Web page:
Summer and Extended Learning Time Strategy Chart
The conventional six-hour, 180-day school year may not provide enough time for many poor and minority students in urban public schools to receive the education they deserve. In addition, the well-documented learning loss that poor children experience over summer contributes significantly to the achievement gap between them and children with more advantages in life.
How We Are Tackling It
Launched in 2010, the More Time for Learning initiative supports efforts to engage children in more hours of learning both over the summer and during the school year (in what is commonly called "extended learning time"). A central part of our work is to study these programs, measure their effects on student achievement, and make the findings public. Our summer learning and extended learning efforts are guided by three common strategies:
- Inform mayors, school district leaders, parents and others about how more hours for learning could improve student achievement.
- Strengthen the few well-established nonprofits with strong summer or extended learning programs so they can serve more children.
- Help selected city school districts introduce and test more-learning-time programs on a wide scale, and then evaluate the results.
Wallace is working in Boston; Cincinnati; Dallas; Duval County, Florida; Pittsburgh; and Rochester on a four-year summer learning "research and demonstration" project in which low-performing students about to enter the fourth grade will receive reading, writing and math instruction as well as enrichment activities like music and sports. The project is designed to combine high-quality learning for children with a much-needed rigorous test of what works and what doesn't in these summer programs.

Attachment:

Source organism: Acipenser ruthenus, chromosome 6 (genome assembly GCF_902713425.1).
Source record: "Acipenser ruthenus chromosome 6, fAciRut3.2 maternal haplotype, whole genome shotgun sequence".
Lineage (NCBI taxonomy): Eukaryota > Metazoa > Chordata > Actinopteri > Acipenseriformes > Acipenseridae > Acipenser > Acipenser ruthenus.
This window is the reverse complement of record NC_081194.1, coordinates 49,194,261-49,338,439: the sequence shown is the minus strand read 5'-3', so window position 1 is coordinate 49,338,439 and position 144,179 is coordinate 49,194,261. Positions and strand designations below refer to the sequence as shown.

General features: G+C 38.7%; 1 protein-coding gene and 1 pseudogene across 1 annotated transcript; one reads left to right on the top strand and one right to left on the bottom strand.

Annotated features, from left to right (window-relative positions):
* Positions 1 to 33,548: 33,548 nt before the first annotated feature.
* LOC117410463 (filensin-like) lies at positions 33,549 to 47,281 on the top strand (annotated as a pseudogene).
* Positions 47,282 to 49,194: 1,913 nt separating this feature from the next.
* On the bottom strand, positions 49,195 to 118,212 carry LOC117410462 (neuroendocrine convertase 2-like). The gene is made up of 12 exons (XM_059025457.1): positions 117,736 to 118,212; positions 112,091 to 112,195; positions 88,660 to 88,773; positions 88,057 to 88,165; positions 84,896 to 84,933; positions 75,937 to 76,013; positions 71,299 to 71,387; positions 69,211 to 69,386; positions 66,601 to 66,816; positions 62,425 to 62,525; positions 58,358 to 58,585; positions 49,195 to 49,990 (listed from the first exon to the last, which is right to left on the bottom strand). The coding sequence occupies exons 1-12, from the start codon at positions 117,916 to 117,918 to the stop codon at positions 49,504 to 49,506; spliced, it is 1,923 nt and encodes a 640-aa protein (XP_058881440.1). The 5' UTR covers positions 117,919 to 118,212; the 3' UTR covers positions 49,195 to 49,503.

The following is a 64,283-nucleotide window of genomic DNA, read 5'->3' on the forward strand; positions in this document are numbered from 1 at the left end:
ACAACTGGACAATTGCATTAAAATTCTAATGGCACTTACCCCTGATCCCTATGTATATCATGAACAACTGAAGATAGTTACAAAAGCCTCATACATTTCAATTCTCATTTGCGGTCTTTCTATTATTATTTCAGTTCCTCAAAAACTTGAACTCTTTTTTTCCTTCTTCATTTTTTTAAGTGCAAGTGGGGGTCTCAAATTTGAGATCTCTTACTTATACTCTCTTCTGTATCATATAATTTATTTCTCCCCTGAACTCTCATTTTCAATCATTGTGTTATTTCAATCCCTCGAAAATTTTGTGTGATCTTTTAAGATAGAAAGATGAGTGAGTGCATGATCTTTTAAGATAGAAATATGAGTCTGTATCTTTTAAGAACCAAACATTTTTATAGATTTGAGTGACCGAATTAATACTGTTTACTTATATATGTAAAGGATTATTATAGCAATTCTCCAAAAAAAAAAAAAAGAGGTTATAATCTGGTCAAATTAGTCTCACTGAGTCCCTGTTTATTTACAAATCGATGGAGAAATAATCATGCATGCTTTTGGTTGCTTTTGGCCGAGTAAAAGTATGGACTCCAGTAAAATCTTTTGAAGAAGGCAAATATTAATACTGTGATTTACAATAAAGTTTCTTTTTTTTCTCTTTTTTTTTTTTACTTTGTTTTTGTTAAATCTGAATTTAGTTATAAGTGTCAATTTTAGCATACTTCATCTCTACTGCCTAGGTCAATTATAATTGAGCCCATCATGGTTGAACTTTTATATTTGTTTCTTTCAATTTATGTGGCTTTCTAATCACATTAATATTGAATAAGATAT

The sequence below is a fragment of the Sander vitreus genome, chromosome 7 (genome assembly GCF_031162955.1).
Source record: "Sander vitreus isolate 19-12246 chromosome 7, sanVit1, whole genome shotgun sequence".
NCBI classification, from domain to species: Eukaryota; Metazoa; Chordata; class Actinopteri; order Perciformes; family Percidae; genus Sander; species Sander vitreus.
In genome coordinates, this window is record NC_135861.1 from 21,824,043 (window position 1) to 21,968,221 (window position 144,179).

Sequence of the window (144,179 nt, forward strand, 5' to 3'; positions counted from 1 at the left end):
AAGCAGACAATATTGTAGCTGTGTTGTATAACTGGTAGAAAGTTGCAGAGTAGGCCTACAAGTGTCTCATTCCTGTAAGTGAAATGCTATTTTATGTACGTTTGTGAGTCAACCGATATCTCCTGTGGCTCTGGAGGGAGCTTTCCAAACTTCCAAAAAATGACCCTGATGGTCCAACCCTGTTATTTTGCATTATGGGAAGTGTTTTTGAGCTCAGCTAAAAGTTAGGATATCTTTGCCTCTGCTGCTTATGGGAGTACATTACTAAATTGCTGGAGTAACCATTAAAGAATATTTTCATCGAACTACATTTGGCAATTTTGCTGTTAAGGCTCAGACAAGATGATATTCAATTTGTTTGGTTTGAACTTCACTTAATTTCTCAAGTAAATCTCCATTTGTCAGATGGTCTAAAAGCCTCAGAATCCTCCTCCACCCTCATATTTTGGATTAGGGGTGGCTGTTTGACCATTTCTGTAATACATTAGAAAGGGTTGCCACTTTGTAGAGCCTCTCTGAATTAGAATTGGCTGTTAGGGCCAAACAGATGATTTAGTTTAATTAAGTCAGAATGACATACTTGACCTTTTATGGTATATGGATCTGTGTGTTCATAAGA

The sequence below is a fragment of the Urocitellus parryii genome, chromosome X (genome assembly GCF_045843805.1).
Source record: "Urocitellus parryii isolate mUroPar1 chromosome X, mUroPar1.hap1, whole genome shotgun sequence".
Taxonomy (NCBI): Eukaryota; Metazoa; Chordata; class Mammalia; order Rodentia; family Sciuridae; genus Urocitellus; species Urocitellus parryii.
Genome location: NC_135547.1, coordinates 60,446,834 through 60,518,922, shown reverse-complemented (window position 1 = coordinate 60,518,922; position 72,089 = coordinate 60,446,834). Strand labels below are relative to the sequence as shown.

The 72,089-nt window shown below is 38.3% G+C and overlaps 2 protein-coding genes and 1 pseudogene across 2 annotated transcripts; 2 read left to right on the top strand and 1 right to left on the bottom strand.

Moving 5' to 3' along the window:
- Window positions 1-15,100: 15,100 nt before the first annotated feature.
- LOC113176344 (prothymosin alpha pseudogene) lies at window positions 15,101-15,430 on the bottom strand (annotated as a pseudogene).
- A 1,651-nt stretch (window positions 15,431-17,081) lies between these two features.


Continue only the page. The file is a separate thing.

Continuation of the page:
Three summer learning programs – BELL (Building Educated Leaders for Life), Higher Achievement, and Horizons National – have received support from Wallace, while Citizen Schools and Communities in Schools, The After-School Corporation, and Say Yes to Education have received support for their extended learning efforts.
Some of the Research Informing Our Work
In Making Summer Count: How Summer Programs Can Boost Children's Learning, researchers from RAND find evidence that summer programs can help ease summer learning loss, identify obstacles to providing these programs, analyze their costs, and offer recommendations for putting them into place. The Cost of Quality Out-of-School-Time Programs explores the range of costs of sound summer and after-school programs.
Launched in 2010, this newest of Wallace’s major initiatives seeks to help school districts and nonprofits develop expanded learning time programs for poor city children. Wallace funding of about $25 million has included support for: the strengthening and expansion of exemplary summer learning and extended learning time organizations, and initial research for the field.